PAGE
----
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WHOI Geochemist Awarded for Contributions to Studies of the Physics of the Earth

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The U.S. National Academy of Sciences has selected Stanley Hart of the Woods Hole Oceanographic Institution as the 13th recipient of the Arthur L. Day Prize and Lectureship. Hart, a scientist emeritus in the WHOI Department of Geology and Geophysics, was recognized for making lasting contributions to the study of the physics of the Earth.

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Earth’s Moving Crust May Occasionally Stop

The motion, formation, and recycling of Earth?s crust?commonly known as the theory of plate tectonics?have long been thought to be continuous processes. But new research by geophysicists suggests that plate tectonic motions have occasionally stopped in Earth?s geologic history, and may do so again.

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CSI Deep Water: Finding Invisible Clues to Ancient Greek Culture

Like forensic investigators hunting for strands of DNA at a crime scene, Maria Hansson and Brendan Foley have found a way to detect archaeological clues that are invisible to the naked eye. Hansson and Foley have developed a genetic technique to determine the original contents of amphoras, the ceramic vessels often used for transporting and storing goods in the ancient world.

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Fleet of Ocean Observers Grows to 3,000 Strong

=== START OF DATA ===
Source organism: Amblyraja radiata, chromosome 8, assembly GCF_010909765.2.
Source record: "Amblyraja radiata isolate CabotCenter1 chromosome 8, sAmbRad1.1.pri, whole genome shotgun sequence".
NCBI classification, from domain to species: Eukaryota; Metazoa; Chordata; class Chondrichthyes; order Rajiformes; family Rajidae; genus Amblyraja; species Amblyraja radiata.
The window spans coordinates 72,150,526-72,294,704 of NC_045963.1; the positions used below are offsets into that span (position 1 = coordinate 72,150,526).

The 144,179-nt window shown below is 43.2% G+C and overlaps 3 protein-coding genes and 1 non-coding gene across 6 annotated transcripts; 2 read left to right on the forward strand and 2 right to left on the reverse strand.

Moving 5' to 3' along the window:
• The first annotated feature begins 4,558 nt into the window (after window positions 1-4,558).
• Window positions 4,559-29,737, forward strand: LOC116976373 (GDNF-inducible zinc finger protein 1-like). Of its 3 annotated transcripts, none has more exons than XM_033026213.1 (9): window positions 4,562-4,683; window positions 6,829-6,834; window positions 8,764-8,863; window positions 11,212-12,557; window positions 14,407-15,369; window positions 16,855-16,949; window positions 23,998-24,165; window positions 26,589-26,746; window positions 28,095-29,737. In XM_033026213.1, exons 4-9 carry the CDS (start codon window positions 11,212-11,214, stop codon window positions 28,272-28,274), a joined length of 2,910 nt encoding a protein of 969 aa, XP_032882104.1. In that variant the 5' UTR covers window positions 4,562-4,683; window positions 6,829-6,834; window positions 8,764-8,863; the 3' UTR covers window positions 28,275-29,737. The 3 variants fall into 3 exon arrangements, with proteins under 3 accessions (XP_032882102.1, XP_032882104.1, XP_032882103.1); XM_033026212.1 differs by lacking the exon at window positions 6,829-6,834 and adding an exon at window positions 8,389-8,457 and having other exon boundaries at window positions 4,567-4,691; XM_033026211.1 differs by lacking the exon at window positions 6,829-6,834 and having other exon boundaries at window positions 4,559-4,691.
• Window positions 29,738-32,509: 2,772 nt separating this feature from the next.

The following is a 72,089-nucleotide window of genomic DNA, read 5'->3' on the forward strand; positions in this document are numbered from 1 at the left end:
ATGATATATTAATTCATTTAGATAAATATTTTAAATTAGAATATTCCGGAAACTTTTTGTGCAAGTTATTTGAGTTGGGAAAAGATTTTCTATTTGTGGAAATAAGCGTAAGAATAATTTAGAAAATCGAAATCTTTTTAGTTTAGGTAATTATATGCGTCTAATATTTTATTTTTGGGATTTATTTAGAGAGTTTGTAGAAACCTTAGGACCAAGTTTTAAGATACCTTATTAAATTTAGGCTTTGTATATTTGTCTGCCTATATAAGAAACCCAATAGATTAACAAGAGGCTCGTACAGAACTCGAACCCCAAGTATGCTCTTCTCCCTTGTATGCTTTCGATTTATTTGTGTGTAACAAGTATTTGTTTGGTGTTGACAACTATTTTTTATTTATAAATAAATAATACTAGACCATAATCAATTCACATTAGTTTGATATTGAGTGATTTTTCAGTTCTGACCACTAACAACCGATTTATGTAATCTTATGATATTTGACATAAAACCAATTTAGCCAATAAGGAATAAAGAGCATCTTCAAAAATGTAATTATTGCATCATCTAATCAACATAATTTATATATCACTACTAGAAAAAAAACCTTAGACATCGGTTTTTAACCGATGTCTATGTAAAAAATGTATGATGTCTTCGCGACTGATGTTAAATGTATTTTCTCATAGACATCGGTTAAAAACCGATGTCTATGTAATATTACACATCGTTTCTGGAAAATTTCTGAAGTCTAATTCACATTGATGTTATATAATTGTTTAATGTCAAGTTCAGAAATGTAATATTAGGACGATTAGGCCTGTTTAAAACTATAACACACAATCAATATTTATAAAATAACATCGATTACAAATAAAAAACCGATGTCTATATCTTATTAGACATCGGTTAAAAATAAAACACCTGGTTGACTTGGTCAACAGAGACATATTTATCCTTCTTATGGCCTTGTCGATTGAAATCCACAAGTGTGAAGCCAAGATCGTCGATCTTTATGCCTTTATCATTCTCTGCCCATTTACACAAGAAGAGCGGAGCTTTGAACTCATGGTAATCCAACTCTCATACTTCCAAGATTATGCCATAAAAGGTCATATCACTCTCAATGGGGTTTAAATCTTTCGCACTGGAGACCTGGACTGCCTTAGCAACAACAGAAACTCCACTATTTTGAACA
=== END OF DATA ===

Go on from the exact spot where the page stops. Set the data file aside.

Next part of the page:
On November 1, researchers from WHOI, the Scripps Institution of Oceanography, the National Oceanic and Atmospheric Administration, and the University of Washington?as well as collaborators from 22 other nations?will celebrate the deployment of the 3,000th operational float and the completion of the Argo armada.

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Extinction of Neanderthals Was Not a Climate Disaster Scenario

For the past few decades, scientists have offered several competing theories for what led to the extinction of the Neanderthals, with much of the debate focusing on the relative roles of climate change versus conflict with modern humans. Now one theory can be ruled out. New research by a multidisciplinary, international team?including paleoclimatologist Konrad Hughen of the Woods Hole Oceanographic Institution?shows that Neanderthals did not die out at a time of extreme and sudden climatic change, as some researchers have suggested.

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Acid Rain Has a Disproportionate Impact on Coastal Waters

The release of sulfur and nitrogen into the atmosphere by power plants and agricultural activities plays a minor role in making the ocean slightly more acidic on a global scale, but the impact is greatly amplified in the shallower waters of the coastal ocean, according to new research by atmospheric and marine chemists.

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Woods Hole Oceanographic Institution Will Lead Partnership to Establish Coastal and Global Observatories for Ocean Observatories Initiative

The Joint Oceanographic Institutions (JOI) has awarded a $97.7 million contract to an academic partnership led by the WHOI to support the development, installation, and initial operation of the coastal and global components of the National Science Foundation?s Ocean Observatories Initiative (OOI). The WHOI partnership includes Scripps Institution of Oceanography at the University of California, San Diego, and Oregon State University?s College of Oceanic and Atmospheric Sciences.

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